Rifas’s whimsical allusions to visual deceit go beyond a mere interest in optics to conjure the “delicate balance between man and nature.” Her work weaves the interconnected histories of human labor and technology by tracing an alternative route to geometric abstraction. Rooted in the decorative and craft traditions that influenced modern art, Rifas’s controlled lines and evenly laid out colors on paper and gesso board speak of a mastery of technique sustained by tireless hours of physical labor. This dedication to manual work puts her in alignment with abstract female artists Carmen Herrera and Zilia Sanchez, two important figures within the minimalist and geometric abstraction movements, who resisted the use of industrial processes to create their art and were excluded from the male-dominated canon.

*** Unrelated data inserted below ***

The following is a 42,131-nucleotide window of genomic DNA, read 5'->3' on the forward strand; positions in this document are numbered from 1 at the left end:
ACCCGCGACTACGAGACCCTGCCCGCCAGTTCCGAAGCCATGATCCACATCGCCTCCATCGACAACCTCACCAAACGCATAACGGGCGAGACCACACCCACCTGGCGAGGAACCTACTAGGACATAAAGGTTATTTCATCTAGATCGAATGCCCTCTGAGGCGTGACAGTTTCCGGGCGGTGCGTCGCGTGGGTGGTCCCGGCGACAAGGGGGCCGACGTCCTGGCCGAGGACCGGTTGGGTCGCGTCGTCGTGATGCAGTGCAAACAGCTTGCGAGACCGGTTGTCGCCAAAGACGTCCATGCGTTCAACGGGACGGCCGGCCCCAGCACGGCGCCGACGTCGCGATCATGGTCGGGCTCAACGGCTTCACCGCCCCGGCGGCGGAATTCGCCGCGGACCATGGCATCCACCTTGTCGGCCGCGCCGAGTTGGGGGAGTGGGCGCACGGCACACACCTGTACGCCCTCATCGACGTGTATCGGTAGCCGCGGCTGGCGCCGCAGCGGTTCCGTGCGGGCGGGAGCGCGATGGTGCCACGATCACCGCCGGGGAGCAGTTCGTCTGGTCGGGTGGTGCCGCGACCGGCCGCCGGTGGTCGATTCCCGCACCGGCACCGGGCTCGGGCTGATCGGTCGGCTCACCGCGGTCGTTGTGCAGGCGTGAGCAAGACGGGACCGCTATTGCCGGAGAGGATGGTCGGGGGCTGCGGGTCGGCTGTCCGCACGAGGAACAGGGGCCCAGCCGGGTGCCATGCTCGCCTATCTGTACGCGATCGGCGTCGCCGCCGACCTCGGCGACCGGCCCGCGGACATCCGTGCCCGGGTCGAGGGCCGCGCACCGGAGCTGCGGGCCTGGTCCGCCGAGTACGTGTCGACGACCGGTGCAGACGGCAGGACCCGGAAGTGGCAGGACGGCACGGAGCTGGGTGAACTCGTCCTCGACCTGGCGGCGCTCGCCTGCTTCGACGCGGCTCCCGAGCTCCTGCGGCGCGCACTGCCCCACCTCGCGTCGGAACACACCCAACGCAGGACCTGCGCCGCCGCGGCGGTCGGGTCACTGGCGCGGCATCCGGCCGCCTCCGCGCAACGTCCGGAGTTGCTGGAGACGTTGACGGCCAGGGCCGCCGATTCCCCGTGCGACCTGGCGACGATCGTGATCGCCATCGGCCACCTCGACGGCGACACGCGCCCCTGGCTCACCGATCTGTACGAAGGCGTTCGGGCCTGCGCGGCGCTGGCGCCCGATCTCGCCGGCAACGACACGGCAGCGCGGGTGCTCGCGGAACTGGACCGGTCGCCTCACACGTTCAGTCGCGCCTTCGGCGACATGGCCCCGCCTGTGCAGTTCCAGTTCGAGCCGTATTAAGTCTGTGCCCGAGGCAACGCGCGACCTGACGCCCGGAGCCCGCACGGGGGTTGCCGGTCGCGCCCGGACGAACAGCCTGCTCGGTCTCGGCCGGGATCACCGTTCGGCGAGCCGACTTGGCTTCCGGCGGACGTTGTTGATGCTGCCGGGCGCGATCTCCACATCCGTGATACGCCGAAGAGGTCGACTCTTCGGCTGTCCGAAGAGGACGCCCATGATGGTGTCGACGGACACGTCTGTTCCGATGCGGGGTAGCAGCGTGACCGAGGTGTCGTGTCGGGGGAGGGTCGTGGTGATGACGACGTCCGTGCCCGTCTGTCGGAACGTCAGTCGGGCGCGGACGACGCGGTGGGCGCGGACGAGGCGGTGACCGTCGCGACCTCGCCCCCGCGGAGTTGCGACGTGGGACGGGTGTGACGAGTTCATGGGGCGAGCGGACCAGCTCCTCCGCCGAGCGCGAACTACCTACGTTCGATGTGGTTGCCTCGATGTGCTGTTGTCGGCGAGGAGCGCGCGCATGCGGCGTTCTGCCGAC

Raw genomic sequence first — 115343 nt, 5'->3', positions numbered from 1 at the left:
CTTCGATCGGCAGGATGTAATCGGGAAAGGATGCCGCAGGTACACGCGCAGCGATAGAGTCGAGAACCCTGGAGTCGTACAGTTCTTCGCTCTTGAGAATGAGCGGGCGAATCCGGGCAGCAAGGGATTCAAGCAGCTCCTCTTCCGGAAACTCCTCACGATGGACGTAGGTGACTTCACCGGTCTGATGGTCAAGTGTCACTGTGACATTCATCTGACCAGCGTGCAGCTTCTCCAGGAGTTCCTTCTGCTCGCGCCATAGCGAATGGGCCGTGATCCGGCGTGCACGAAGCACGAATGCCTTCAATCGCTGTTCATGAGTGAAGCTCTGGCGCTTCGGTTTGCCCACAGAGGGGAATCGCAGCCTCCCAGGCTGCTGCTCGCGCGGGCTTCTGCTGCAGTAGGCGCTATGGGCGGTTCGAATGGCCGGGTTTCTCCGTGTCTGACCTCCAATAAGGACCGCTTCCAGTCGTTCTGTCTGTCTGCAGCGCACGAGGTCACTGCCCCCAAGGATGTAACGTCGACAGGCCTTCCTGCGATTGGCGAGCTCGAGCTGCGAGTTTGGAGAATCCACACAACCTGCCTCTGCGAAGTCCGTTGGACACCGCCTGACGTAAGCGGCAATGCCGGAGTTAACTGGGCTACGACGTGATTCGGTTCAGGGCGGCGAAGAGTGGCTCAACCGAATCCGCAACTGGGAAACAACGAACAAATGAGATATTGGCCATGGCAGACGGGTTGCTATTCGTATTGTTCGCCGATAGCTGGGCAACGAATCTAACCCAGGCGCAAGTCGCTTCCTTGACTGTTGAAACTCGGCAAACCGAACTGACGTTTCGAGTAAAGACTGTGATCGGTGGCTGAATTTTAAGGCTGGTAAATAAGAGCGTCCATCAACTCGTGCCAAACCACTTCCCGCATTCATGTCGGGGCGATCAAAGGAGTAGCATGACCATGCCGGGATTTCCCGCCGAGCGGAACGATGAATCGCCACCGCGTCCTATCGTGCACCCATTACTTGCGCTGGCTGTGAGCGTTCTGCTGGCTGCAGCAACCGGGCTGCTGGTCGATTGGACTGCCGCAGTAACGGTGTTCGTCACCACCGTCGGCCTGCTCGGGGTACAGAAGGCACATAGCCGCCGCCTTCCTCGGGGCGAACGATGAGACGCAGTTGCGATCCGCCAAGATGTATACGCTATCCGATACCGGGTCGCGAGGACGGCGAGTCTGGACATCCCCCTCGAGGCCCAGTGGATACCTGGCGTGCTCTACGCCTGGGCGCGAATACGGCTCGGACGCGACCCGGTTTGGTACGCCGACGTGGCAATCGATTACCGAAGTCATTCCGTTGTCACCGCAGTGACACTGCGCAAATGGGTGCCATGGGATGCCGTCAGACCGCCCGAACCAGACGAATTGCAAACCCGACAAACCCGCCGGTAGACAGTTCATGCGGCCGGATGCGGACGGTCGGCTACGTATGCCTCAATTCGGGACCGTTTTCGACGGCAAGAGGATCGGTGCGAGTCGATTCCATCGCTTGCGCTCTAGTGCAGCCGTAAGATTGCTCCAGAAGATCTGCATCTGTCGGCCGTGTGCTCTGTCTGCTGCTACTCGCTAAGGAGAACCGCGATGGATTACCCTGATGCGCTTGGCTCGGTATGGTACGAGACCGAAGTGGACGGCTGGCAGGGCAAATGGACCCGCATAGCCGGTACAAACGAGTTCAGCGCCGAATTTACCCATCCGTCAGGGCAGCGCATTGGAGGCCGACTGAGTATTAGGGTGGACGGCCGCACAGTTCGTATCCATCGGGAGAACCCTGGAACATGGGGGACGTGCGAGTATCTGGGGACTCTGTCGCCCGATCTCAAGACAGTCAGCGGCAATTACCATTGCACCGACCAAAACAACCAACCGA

Recalling her days as an art student, Rifas reflects on the masculine aesthetics of abstract sculptural architecture. If geometric forms and straight lines had historically been synonymous with technological precision and rationality, weight and monumentality imposed a kind of homogeneity in the sculptural and architectural works of her contemporaries, privileging construction materials along with their bare, somber colors and surfaces. It is out of this realization that Rifas turned to the pliable and versatile qualities of vinyl and adopted the fluorescent and pastel colors that now impart her works with the luminosity and vibrancy of tropical sunlight.